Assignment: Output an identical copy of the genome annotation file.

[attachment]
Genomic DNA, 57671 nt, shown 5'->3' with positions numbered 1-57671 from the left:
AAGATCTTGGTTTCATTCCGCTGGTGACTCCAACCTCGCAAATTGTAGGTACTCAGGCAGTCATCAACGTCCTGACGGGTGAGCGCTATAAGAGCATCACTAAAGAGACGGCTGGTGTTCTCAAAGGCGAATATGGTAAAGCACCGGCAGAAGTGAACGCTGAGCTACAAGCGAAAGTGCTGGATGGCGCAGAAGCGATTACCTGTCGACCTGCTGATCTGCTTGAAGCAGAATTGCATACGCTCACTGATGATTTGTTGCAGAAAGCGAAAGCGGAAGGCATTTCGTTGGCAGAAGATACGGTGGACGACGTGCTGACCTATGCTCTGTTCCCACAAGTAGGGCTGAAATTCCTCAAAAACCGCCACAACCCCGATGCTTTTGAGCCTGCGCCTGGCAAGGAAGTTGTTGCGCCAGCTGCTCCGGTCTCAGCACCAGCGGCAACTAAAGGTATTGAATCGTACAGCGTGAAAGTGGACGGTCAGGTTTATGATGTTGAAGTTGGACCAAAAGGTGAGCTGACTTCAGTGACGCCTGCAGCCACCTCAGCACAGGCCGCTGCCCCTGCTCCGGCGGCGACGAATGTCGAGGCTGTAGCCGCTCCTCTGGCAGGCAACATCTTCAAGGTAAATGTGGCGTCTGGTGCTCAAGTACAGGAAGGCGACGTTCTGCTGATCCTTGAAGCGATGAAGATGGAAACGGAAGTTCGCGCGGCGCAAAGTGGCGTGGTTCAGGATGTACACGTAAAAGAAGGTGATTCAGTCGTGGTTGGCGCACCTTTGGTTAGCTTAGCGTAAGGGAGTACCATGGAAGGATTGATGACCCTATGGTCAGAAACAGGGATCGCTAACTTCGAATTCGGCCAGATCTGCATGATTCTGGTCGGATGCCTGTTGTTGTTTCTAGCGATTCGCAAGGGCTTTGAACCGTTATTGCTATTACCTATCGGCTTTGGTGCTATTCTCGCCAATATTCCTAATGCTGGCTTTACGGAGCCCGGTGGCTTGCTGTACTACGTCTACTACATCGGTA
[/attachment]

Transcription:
Genomic DNA, 57671 nt, shown 5'->3' with positions numbered 1-57671 from the left:
AAGATCTTGGTTTCATTCCGCTGGTGACTCCAACCTCGCAAATTGTAGGTACTCAGGCAGTCATCAACGTCCTGACGGGTGAGCGCTATAAGAGCATCACTAAAGAGACGGCTGGTGTTCTCAAAGGCGAATATGGTAAAGCACCGGCAGAAGTGAACGCTGAGCTACAAGCGAAAGTGCTGGATGGCGCAGAAGCGATTACCTGTCGACCTGCTGATCTGCTTGAAGCAGAATTGCATACGCTCACTGATGATTTGTTGCAGAAAGCGAAAGCGGAAGGCATTTCGTTGGCAGAAGATACGGTGGACGACGTGCTGACCTATGCTCTGTTCCCACAAGTAGGGCTGAAATTCCTCAAAAACCGCCACAACCCCGATGCTTTTGAGCCTGCGCCTGGCAAGGAAGTTGTTGCGCCAGCTGCTCCGGTCTCAGCACCAGCGGCAACTAAAGGTATTGAATCGTACAGCGTGAAAGTGGACGGTCAGGTTTATGATGTTGAAGTTGGACCAAAAGGTGAGCTGACTTCAGTGACGCCTGCAGCCACCTCAGCACAGGCCGCTGCCCCTGCTCCGGCGGCGACGAATGTCGAGGCTGTAGCCGCTCCTCTGGCAGGCAACATCTTCAAGGTAAATGTGGCGTCTGGTGCTCAAGTACAGGAAGGCGACGTTCTGCTGATCCTTGAAGCGATGAAGATGGAAACGGAAGTTCGCGCGGCGCAAAGTGGCGTGGTTCAGGATGTACACGTAAAAGAAGGTGATTCAGTCGTGGTTGGCGCACCTTTGGTTAGCTTAGCGTAAGGGAGTACCATGGAAGGATTGATGACCCTATGGTCAGAAACAGGGATCGCTAACTTCGAATTCGGCCAGATCTGCATGATTCTGGTCGGATGCCTGTTGTTGTTTCTAGCGATTCGCAAGGGCTTTGAACCGTTATTGCTATTACCTATCGGCTTTGGTGCTATTCTCGCCAATATTCCTAATGCTGGCTTTACGGAGCCCGGTGGCTTGCTGTACTACGTCTACTACATCGGTA